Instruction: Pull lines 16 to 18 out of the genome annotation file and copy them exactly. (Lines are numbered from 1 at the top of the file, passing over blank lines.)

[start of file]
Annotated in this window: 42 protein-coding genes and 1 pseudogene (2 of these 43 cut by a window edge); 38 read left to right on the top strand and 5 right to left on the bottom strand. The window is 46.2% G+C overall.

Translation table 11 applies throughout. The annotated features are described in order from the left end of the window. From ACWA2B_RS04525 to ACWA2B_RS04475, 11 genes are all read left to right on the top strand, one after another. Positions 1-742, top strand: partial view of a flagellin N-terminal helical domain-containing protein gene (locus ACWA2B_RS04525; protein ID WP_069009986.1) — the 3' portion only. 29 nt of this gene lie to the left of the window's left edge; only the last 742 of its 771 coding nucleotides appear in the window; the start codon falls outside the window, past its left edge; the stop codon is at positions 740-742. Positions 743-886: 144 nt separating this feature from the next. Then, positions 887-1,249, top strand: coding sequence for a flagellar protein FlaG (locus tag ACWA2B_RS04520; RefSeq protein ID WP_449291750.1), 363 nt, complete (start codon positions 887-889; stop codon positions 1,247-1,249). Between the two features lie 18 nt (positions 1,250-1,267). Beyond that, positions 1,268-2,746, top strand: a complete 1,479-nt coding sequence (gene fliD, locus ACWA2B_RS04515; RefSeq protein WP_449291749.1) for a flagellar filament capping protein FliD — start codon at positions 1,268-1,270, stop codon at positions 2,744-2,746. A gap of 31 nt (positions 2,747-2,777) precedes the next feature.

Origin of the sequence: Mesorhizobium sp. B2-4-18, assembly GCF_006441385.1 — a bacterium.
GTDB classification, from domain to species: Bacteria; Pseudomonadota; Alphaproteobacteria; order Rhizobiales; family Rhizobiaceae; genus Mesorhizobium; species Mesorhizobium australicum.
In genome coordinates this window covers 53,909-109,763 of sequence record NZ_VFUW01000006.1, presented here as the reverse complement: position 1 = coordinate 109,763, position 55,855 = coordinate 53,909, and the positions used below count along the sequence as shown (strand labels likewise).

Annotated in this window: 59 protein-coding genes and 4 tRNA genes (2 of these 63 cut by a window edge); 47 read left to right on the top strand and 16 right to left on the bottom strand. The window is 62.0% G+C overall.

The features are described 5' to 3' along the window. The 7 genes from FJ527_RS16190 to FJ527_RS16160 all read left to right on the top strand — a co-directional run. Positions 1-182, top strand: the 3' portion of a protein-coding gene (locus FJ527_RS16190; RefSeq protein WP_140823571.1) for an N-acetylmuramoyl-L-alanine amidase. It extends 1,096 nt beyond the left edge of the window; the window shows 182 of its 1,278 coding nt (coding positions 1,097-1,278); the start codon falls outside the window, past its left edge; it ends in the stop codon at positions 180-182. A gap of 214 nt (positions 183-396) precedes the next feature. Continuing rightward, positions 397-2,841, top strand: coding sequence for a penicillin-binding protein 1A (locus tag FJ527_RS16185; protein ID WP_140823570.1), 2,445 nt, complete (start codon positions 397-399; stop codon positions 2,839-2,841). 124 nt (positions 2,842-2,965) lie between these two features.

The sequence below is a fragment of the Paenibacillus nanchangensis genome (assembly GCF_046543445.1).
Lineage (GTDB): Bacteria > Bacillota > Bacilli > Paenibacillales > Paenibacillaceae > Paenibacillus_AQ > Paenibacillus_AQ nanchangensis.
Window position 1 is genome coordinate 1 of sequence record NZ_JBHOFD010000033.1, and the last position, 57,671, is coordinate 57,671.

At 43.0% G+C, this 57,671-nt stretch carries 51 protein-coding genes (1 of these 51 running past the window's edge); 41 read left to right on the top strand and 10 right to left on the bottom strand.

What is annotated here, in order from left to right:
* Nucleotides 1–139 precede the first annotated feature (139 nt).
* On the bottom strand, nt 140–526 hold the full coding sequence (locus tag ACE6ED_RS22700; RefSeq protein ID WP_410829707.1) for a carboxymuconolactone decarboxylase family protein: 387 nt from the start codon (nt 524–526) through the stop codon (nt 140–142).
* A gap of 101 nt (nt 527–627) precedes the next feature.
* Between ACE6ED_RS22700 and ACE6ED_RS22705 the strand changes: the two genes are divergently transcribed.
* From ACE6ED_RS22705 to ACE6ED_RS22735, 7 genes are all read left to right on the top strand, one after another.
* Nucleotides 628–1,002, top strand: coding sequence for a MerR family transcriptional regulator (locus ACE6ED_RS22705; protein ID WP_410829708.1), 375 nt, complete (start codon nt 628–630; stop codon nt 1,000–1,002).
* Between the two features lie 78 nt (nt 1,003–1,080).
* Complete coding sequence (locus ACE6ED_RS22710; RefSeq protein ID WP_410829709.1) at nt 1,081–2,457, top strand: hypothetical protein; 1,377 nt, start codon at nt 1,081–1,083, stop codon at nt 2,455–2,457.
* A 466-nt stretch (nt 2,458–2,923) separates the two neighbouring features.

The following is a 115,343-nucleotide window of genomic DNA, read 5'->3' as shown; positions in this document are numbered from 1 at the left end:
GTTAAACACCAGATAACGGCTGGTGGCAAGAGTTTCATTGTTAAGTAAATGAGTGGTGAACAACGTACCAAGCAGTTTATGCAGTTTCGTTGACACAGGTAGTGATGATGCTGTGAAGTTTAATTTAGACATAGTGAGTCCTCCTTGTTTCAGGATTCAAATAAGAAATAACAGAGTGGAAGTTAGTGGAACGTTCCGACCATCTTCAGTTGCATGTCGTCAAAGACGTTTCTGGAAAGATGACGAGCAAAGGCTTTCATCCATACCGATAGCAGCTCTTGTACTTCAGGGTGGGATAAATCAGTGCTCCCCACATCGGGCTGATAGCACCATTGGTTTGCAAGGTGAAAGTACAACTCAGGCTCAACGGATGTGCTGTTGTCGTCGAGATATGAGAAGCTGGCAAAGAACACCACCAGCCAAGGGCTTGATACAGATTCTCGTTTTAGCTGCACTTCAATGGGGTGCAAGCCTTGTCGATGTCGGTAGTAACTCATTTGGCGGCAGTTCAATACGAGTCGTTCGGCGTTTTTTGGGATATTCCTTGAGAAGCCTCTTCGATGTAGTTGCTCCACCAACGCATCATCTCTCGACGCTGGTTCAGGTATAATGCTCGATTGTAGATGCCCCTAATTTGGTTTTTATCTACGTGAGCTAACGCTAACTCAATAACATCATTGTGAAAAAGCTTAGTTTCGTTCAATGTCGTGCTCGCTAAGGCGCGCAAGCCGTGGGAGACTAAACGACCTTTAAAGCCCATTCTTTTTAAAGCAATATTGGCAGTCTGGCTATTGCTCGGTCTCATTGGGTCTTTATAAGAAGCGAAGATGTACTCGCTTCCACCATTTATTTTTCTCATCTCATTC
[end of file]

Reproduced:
* Between ACE6ED_RS22700 and ACE6ED_RS22705 the strand changes: the two genes are divergently transcribed.
* From ACE6ED_RS22705 to ACE6ED_RS22735, 7 genes are all read left to right on the top strand, one after another.
* Nucleotides 628–1,002, top strand: coding sequence for a MerR family transcriptional regulator (locus ACE6ED_RS22705; protein ID WP_410829708.1), 375 nt, complete (start codon nt 628–630; stop codon nt 1,000–1,002).